Here's an old post I made on the subject,
As I said, I might have been a bit out of date on Eternity :-p
As for C++, sure, porting "clean" (HA!) code should not be a burden, but wait a minute, what flavor of C++ are we talking about? Borland? Microsoft? GNU? And with what OS-specific assumptions, headers and libraries? If the situation with plain C is just "ugly" when it comes to cross-platform support, with C++ it escalates to downright "fugly". How many #ifdefs will be needed to save the day?
Well, it *is* impure. In the case of Doom ports on Android, all the real "doom" work is done on the native library's side (almost like a doom-on-a-stick), and Java is just there to avoid writing the UI in NDK :-p
Maes just considers the JNI thing "impure", compared to a "pure" Java-only port.
Writing stuff with JNI wrappers is also a hideously non-portable option, much more than even a native executable, effectively tying you to not only a specific CPU, but also a specific OS and JVM, depending on how "clean" (an oxymoron, in this case) a JNI app you write. You can make certain very nasty things happen if you try sharing structured data between the two "worlds" during runtime, and rely on memory layout assumptions. These might change even between different JVMs, thus making any JNI app a one-time hack. "But it worked on my computer" squared and cubed.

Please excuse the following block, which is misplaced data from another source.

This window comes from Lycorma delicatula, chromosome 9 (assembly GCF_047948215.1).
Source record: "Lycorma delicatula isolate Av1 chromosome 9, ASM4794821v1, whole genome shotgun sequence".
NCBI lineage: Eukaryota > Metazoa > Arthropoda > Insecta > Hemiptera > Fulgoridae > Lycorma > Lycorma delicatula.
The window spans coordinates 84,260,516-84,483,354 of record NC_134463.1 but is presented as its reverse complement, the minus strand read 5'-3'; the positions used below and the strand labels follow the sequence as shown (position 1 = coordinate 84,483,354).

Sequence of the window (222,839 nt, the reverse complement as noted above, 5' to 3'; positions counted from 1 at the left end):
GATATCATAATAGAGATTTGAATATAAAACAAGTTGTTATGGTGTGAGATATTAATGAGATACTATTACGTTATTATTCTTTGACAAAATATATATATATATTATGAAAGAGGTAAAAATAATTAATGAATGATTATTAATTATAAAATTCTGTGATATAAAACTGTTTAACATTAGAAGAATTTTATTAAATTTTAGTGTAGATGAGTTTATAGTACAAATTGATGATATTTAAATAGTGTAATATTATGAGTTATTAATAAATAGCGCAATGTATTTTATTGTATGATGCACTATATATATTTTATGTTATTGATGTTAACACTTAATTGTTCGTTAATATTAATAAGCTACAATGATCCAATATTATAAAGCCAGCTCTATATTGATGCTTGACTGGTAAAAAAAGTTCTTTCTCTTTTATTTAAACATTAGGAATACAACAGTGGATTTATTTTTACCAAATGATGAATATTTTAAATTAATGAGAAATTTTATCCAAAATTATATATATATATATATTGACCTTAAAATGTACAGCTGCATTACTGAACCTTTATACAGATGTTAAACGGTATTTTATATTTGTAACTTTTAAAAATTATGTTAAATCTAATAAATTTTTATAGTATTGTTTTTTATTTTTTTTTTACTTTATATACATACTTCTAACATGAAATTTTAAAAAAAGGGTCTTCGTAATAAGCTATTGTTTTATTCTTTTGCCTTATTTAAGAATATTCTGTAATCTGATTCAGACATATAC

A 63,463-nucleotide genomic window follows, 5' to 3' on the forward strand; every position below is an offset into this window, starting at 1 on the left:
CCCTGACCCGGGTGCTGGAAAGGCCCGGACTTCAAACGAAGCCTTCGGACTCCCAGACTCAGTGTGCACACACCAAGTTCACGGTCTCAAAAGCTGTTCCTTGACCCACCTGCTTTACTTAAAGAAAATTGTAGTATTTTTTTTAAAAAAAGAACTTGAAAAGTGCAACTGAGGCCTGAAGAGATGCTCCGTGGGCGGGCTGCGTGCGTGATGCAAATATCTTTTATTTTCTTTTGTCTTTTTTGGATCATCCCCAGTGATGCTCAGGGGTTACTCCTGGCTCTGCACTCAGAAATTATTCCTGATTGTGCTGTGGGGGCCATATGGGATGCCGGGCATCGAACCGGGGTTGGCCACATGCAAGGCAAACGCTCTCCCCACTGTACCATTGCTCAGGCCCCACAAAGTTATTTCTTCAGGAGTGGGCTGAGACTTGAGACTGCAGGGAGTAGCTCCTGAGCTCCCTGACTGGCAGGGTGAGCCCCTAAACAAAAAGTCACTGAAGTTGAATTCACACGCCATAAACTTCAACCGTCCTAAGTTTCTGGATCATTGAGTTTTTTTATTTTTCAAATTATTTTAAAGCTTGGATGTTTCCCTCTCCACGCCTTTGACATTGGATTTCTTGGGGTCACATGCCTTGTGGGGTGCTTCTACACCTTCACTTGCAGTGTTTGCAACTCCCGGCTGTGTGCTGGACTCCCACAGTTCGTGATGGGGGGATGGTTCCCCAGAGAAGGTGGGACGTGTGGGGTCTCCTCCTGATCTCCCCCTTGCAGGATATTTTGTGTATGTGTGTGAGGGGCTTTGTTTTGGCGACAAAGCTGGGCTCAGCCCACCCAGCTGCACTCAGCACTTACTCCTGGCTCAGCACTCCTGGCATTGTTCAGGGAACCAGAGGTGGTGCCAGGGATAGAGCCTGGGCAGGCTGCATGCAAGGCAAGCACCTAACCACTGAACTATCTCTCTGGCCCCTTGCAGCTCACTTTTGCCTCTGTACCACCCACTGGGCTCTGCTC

Why would I be upset about those? I am counting on them to do just that ;-) I have a colleague who tried to write his own class loader with real-time bytecode manipulation for some extremely convoluted task, though. It was not pretty. However, a pure Java port of Wolfenstein 3D with real-time, generated-bytecode, optimized column drawer functions would be a tantalizing idea ;-)
I say we bombard him with some stuff about how the Dalvik and Hotspot VMs JIT compile Java bytecode into platform-specific instructions, and that it would be way more "pure" to write your application in those instructions in the first place ;).
Last edited by Maes on Aug 24 2012 at 20:03